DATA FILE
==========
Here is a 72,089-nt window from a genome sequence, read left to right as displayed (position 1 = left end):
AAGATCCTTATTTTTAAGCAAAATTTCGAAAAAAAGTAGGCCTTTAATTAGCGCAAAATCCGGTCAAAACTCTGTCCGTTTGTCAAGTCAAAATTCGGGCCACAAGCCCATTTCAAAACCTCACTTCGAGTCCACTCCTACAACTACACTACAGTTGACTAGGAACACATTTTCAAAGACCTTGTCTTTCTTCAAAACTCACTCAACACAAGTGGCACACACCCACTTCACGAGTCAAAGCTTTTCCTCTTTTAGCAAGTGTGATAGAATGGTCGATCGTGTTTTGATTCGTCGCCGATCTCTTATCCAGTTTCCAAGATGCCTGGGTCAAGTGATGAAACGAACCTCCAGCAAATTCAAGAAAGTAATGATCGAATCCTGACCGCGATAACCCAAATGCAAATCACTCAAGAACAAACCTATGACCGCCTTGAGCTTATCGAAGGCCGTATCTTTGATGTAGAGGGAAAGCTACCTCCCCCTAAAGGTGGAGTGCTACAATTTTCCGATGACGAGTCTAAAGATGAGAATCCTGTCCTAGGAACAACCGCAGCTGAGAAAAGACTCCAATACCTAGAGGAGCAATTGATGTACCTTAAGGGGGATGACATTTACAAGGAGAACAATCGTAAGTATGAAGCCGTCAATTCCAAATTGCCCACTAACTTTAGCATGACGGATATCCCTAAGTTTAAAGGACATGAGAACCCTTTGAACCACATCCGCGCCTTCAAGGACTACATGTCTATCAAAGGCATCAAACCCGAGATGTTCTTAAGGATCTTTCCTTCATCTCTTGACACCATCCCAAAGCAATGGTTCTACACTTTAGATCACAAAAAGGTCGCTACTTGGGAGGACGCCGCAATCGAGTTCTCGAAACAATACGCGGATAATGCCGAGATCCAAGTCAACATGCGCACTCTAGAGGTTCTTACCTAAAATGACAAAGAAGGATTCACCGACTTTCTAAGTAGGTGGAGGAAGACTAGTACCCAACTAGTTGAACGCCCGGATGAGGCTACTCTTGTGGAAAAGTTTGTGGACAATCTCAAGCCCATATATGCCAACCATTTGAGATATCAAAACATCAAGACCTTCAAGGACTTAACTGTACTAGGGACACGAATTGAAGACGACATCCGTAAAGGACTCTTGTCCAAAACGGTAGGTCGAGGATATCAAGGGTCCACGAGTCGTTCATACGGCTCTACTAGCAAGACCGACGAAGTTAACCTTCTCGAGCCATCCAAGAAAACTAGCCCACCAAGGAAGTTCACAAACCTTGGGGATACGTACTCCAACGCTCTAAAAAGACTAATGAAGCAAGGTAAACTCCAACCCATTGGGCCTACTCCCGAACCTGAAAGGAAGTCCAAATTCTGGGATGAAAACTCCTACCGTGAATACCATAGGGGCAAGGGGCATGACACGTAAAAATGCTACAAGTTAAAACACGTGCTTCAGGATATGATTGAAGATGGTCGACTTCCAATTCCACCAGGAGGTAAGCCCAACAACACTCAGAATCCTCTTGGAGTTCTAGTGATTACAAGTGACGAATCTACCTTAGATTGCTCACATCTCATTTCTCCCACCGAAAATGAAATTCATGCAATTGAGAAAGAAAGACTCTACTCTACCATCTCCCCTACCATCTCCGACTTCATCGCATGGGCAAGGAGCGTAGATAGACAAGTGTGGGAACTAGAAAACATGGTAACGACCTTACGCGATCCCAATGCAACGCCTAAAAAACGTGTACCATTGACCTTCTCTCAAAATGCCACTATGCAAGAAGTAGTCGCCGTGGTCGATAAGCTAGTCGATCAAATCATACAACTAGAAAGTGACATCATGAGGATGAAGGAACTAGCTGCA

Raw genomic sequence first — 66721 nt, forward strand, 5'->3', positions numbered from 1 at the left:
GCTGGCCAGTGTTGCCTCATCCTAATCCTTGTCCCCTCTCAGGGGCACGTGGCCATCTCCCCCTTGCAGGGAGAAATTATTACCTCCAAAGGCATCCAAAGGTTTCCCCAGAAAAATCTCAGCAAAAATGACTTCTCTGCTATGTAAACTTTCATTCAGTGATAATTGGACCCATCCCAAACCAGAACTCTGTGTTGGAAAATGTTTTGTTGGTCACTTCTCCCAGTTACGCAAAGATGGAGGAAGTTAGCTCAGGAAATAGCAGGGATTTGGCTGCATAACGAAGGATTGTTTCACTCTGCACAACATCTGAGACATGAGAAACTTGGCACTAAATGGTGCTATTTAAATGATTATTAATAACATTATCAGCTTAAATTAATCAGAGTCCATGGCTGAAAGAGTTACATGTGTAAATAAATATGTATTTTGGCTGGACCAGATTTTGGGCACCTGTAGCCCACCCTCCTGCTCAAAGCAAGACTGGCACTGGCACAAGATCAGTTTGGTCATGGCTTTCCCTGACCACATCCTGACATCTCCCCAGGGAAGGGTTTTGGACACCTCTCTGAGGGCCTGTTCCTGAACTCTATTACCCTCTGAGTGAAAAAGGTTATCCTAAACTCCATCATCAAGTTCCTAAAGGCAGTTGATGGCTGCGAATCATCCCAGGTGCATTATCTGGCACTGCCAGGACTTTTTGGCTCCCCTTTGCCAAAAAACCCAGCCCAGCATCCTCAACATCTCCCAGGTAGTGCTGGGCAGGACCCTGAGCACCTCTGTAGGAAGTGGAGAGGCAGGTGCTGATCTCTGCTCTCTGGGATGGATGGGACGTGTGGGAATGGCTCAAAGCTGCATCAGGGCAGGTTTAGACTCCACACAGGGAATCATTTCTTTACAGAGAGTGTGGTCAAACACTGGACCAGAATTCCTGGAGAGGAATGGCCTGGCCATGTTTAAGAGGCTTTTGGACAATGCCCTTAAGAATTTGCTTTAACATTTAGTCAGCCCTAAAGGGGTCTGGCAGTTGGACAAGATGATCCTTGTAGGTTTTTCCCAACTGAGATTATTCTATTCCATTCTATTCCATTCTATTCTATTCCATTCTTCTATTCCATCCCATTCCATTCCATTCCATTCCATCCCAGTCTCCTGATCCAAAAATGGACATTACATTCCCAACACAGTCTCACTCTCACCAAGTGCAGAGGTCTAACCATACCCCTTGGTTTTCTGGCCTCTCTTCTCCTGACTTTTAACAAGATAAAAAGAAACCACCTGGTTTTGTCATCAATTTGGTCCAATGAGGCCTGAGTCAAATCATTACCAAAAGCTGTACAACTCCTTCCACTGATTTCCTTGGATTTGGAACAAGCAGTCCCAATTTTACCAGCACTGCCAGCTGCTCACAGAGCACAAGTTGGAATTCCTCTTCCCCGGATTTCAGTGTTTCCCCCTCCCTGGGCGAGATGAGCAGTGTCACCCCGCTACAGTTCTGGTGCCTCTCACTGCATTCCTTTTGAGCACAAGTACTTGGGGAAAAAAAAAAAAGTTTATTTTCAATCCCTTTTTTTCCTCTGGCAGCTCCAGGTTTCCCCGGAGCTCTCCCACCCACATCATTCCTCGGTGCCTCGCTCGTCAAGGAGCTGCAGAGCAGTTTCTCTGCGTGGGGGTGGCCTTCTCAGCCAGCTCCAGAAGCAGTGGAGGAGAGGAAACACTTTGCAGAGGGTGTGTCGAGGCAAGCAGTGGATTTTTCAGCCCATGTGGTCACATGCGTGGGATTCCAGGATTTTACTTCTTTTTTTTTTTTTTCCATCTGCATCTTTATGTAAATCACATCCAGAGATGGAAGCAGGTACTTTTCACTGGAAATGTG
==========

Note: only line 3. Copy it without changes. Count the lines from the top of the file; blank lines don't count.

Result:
Raw genomic sequence first — 66721 nt, forward strand, 5'->3', positions numbered from 1 at the left: